Let’s duplicate our animation to easily create the next animation.

  1. In the Animation panel, click the Animation button and select Duplicate.
  2. Name the new animation walk_down.
  3. Select all the nodes in the timeline by clicking and dragging in the timeline. Selecting all frames in the timeline
  4. Delete the nodes you have selected by pressing the Delete button on your keyboard.
  5. Move the animation timeline to 0 seconds by clicking near 0 at the top-left of the track.
  6. Select the Sprite node (while keeping the Animation tab open), expand the Animation section, choose the first walking down frame (frame 1 in this case) and click the Key icon next to Frame: 1. Walk down frame
  7. Click the Up arrow a few times in the Frame property to get to the next frame (frame 5 in this case) in our walk_down animation. Click the Key icon again when you are at the correct frame.
  8. Repeat the previous step to key the final frame in our walk_down animation.
  9. Click the Play button at the top of the in the Animation panel to preview the walk_down animation.

Now repeat that duplication process to add animations for walk_up and walk_right.

Scripting the animations

Now that we have our four animations for walking in each direction, it’s time to get them animating in our game!

Open the Actor.gd script, and we will add the else clause to our _physics_process function’s if (target - body.position).length() > 5 statement:

	velocity = Vector2.ZERO

This was an oversight from the previous lesson which becomes more important in this lesson. It is saying we need to reset our velocity to zero when we arrive close to our target destination.

Next, let’s add a reference to our AnimationPlayer node at the top of Actor.gd:

onready var animation_player: AnimationPlayer = get_node("KinematicBody2D/Sprite/AnimationPlayer")

Now we will add a new function to Actor.gd:

func _process(delta):
	# Get the direction angle
	var angle = velocity.angle()

	# Check which quadrant the angle is in and play animation accordingly
	if velocity.length() <= 5:
	elif -PI/4 <= angle and angle < PI/4:
	elif PI/4 <= angle  and angle < 3*PI/4:
	elif -3*PI/4 <= angle and angle < -PI/4:

This is Godot’s built-in _process function, which runs each frame. It is different from _physics_process in that it runs as much as possible, and should be used for non-physics based calculations. In this case, we are using it to play our animations according to the direction we are moving in.

It works by identifying which quadrant our player’s direction lies in. In Godot, angles are measured in Radians by default, starting at \(0\) on the positive \(x\)-axis, and increasing clockwise to \(\pi\) and decreasing counter-clockwise to \(-\pi\). The quadrants we are interested in are the ranges:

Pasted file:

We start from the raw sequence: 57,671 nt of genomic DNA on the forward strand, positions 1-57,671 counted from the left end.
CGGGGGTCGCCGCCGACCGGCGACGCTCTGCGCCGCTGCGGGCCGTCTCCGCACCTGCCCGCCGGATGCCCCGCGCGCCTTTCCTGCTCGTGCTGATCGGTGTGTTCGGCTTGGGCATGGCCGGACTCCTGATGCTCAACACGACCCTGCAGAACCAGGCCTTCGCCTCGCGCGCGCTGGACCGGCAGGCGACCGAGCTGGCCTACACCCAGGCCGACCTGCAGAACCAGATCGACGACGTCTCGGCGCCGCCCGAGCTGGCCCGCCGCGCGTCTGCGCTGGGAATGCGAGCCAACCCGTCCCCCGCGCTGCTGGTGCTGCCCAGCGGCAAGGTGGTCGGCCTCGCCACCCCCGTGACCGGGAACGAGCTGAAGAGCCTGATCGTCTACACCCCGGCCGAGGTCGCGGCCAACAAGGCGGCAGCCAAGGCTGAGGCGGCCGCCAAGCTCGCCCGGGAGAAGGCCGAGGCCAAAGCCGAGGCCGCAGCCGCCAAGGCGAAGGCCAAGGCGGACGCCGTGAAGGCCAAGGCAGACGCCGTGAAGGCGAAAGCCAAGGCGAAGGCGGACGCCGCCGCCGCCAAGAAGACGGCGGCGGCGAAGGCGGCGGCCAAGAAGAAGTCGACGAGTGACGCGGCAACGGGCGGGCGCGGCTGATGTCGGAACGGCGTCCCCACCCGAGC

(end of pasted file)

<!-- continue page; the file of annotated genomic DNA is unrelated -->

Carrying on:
Let’s test it out by playing our game. You should see the animation changes correctly, according to which direction we are going.

Custom avatars!

Note how easy it is to change your avatar now, and still have all the animations work correctly. Click the Sprite node of our Actor scene open the TextureRegion panel at the bottom, and select a different character’s 4×3 region. Run the game again and see how easy it was!

Let’s take advantage of that.

Change the region back to the first guy (this will help keep a future calculation simple), and let’s also make a copy of our Sprite and AnimationPlayer nodes so we can use them elsewhere. To do this, right-click the Actor scene’s Sprite node and click Save Branch as Scene. Save it as Avatar.tscn. Branching out

Open your new Avatar.tscn scene by double-clicking it in the FileSystem, and rename the root node to Avatar and save the scene.

Go back to the Actor.tscn scene, and rename the branched node from Sprite to Avatar.

You will now need to update references to the Sprite and AnimationPlayer nodes in Actor.gd to:

onready var sprite: Sprite = get_node("KinematicBody2D/Avatar")
onready var animation_player: AnimationPlayer = get_node("KinematicBody2D/Avatar/AnimationPlayer")

What we have done is abstract the Sprite and AnimationPlayer nodes out to its own scene, so we can re-use it in the Login/Registration scene. This will help reduce repetitive code and avoid potential bugs.

Next, let’s get started on modifying our registration process to allow selecting an avatar.

Open the Login.tscn scene and add a new hierarchy of node types under the CanvasLayer. It should look like this:

Rename buttons to Button_Left, Button_Ok, and Button_Right.

New registration nodes

Add text to each of the buttons by selecting the respective Button node, and entering the corresponding text in the Inspector:

Add text to the label: Choose your avatar! and set the Align property to Center.

Set Size Flags property for each Button node to Horizontal: Expand.

Set the Panel node’s Anchor properties to:

Reset the Panel node’s Margin properties to all zero.

Set the Control node’s (direct parent of Avatar) Anchor properties to:

Reset the Control node’s (direct parent of Avatar) Margin properties to all zero.

Set the VBoxContainer node’s Anchor properties to:

Set the VBoxContainer node’s Margin properties all zero.

The interface should now look like this: New registration interface

Next, we will script up the new user interface so our new panel only shows when we try to register, and is hidden otherwise.